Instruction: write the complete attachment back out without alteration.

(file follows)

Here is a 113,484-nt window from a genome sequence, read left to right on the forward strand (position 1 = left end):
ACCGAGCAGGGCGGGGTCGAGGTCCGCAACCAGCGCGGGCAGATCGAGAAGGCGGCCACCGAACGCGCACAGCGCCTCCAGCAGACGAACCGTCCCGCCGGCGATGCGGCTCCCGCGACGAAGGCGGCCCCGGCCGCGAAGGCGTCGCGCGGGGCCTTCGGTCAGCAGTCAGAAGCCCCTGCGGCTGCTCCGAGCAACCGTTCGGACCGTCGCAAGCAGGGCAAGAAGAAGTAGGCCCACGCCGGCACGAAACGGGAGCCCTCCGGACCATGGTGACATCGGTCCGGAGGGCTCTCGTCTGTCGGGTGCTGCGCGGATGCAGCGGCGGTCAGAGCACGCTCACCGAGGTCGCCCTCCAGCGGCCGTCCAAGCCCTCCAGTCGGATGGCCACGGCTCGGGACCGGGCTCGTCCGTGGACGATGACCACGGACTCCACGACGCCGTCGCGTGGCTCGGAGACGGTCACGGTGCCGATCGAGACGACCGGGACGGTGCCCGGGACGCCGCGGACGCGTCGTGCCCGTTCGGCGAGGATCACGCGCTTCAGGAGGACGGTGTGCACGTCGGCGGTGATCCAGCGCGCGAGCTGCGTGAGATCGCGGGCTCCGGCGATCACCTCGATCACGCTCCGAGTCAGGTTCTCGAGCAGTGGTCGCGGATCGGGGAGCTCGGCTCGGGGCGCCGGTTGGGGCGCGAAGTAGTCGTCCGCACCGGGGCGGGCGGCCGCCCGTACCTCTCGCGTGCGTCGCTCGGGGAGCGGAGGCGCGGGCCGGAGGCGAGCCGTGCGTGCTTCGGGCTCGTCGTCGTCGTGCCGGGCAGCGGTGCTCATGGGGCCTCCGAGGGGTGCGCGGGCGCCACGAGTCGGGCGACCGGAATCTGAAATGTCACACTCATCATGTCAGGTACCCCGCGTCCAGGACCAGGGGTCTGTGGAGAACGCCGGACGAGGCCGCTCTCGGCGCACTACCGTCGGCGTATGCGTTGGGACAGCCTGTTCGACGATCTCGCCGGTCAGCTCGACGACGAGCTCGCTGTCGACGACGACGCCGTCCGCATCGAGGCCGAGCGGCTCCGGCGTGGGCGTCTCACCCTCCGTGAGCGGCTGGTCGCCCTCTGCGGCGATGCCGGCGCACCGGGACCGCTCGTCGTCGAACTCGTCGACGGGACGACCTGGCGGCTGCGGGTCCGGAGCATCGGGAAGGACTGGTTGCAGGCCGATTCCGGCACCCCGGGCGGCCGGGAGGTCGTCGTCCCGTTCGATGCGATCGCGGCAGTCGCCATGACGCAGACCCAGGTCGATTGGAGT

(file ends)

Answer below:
Here is a 113,484-nt window from a genome sequence, read left to right on the forward strand (position 1 = left end):
ACCGAGCAGGGCGGGGTCGAGGTCCGCAACCAGCGCGGGCAGATCGAGAAGGCGGCCACCGAACGCGCACAGCGCCTCCAGCAGACGAACCGTCCCGCCGGCGATGCGGCTCCCGCGACGAAGGCGGCCCCGGCCGCGAAGGCGTCGCGCGGGGCCTTCGGTCAGCAGTCAGAAGCCCCTGCGGCTGCTCCGAGCAACCGTTCGGACCGTCGCAAGCAGGGCAAGAAGAAGTAGGCCCACGCCGGCACGAAACGGGAGCCCTCCGGACCATGGTGACATCGGTCCGGAGGGCTCTCGTCTGTCGGGTGCTGCGCGGATGCAGCGGCGGTCAGAGCACGCTCACCGAGGTCGCCCTCCAGCGGCCGTCCAAGCCCTCCAGTCGGATGGCCACGGCTCGGGACCGGGCTCGTCCGTGGACGATGACCACGGACTCCACGACGCCGTCGCGTGGCTCGGAGACGGTCACGGTGCCGATCGAGACGACCGGGACGGTGCCCGGGACGCCGCGGACGCGTCGTGCCCGTTCGGCGAGGATCACGCGCTTCAGGAGGACGGTGTGCACGTCGGCGGTGATCCAGCGCGCGAGCTGCGTGAGATCGCGGGCTCCGGCGATCACCTCGATCACGCTCCGAGTCAGGTTCTCGAGCAGTGGTCGCGGATCGGGGAGCTCGGCTCGGGGCGCCGGTTGGGGCGCGAAGTAGTCGTCCGCACCGGGGCGGGCGGCCGCCCGTACCTCTCGCGTGCGTCGCTCGGGGAGCGGAGGCGCGGGCCGGAGGCGAGCCGTGCGTGCTTCGGGCTCGTCGTCGTCGTGCCGGGCAGCGGTGCTCATGGGGCCTCCGAGGGGTGCGCGGGCGCCACGAGTCGGGCGACCGGAATCTGAAATGTCACACTCATCATGTCAGGTACCCCGCGTCCAGGACCAGGGGTCTGTGGAGAACGCCGGACGAGGCCGCTCTCGGCGCACTACCGTCGGCGTATGCGTTGGGACAGCCTGTTCGACGATCTCGCCGGTCAGCTCGACGACGAGCTCGCTGTCGACGACGACGCCGTCCGCATCGAGGCCGAGCGGCTCCGGCGTGGGCGTCTCACCCTCCGTGAGCGGCTGGTCGCCCTCTGCGGCGATGCCGGCGCACCGGGACCGCTCGTCGTCGAACTCGTCGACGGGACGACCTGGCGGCTGCGGGTCCGGAGCATCGGGAAGGACTGGTTGCAGGCCGATTCCGGCACCCCGGGCGGCCGGGAGGTCGTCGTCCCGTTCGATGCGATCGCGGCAGTCGCCATGACGCAGACCCAGGTCGATTGGAGT